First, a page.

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the photograph above shows four successful students who last December graduated as kindergarten teachers in Auckland. They are, from left to right, Theresa Wi Repa from Hicks Bay, Eileen Pakinga from Three Mile Bush, Kamo, Margaret Wihongi from Kaikohe, and Gloria Thompson from Panmure, Auckland. Miss Thompson gained her diploma with merit, being the first Maori student to do this. She is the recipient of a special award which will enable her to visit kindergartens where there are large groups of Maori children, in the hope of learning ways of encouraging Maori parents to take a more active interest in the work of kindergartens.

there were several Maori lads among the New Zealanders who last January attended the Australia Scout Jamboree at Dandenong, Victoria. This photo shows, from left to right, Neville Luke of Lower Hutt, Vernon Winitana of Lower Hutt, and Henare Broughton Tuahiwi, North Canterbury. Two other boys, Bruce Luxford of Turua and Eric Brunger of Taihape, were out of camp when the photographer arrived.

The New Zealand Contingent's section of the camp was approached through archways decorated with carved and painted Maori designs, and as their demonstration of the culture of their country, the New Zealand boys performed vigorous hakas and action songs.

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one of the many Maoris who has spent a period working in the Islands is Miss Josephine Pryor (see photo above).

Miss Pryor, a trained nurse, is the daughter of the late Henry (Gundy) Pryor and the late Taini Teawaroa, both of Te Teko. She is a sister of Albert Pryor, the Maori All Black.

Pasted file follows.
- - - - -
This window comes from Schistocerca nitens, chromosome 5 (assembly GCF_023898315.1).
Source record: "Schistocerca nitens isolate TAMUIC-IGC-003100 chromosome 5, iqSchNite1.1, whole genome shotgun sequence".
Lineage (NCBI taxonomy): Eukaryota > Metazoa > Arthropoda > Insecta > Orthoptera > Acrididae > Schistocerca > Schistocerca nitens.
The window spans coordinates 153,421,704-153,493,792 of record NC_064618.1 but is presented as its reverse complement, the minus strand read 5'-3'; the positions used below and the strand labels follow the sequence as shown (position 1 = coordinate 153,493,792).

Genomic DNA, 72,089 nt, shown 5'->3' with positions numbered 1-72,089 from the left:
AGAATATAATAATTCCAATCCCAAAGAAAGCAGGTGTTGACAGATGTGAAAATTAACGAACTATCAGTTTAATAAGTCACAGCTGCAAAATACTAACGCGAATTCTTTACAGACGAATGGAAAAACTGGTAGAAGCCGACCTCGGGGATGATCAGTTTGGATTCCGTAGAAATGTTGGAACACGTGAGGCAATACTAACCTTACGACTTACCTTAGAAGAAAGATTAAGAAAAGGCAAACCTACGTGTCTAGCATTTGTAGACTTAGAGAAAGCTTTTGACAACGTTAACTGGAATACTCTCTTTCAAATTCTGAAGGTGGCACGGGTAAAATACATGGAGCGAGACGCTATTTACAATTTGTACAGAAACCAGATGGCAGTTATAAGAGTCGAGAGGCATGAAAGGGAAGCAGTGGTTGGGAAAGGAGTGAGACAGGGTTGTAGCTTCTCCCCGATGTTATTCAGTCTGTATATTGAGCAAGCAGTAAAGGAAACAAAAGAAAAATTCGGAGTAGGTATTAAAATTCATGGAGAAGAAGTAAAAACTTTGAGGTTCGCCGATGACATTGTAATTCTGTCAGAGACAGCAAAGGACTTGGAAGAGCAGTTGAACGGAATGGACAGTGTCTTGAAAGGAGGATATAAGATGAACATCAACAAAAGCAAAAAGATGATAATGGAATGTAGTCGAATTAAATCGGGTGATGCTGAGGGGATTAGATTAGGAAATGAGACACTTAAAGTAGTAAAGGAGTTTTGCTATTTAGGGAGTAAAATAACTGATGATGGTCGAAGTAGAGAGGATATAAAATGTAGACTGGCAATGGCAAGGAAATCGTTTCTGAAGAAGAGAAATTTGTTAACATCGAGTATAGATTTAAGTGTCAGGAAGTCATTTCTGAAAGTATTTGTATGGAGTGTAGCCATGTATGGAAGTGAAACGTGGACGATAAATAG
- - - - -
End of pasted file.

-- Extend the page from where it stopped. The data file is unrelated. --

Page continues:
After training at the Whakatane and Wanganui hospitals she became a staff nurse and junior sister at Whakatane, later spending a period at St Helens Hospital in Auckland to complete her midwifery course. In 1961 she left New Zealand to take up a position as a registered nurse in Western Samoa. After completing her two-year contract she returned to New Zealand, and has now a position in the maternity section of Middlemore Hospital. Last year she and a friend spent a holiday in Japan, where they saw the Olympic Games.

Her photograph was sent in by Mrs M. B. Akuhata-Brown, who writes, ‘Here is a young lady who was deprived of both her parents while still at school, but who nevertheless had the determination and foresight to succeed in her chosen profession. May we all, who are in the same predicament, be as courageous and ambitious!’

mrs mary wi repa (see photo above) lives with her husband, Mr Romeo Wi Repa, at Whanarua Bay on the East Coast.

She has always been fascinated by paintings, but while their ten children were growing up she had no leisure time to spend on it herself. Even after the children had gone their different ways, Mrs Wi Repa still hesitated for a while, very conscious of her lack of training as an artist.

Then she started experimenting. She remembered a Japanese painting on glass that she had seen, and tried her hand at a similar one. Her painting was entered in a contest at the Opotiki Agricultural Show, and to her astonishment it won first prize; despite its technical limitations, it was warmly praised by the judge for its vividness and freshness of colour.

In the seven years since then, Mrs Wi Repa, who is now 60 years old and has many grand-children, has spent most of her free time painting. She does both abstract paintings and landscapes, and is especially fond of painting the beautiful scenery near her home. She has also a special interest in historic Maori places, and scenes from the past.

Her work has vitality and freshness, and the sunlight and warmth in her landscapes reflects her natural ability as a colourist.

Mrs Wi Repa has sold many paintings, and has had them hung in several exhibitions, including the Kelliher contest. Recently she held a successful one-man show in Wellington.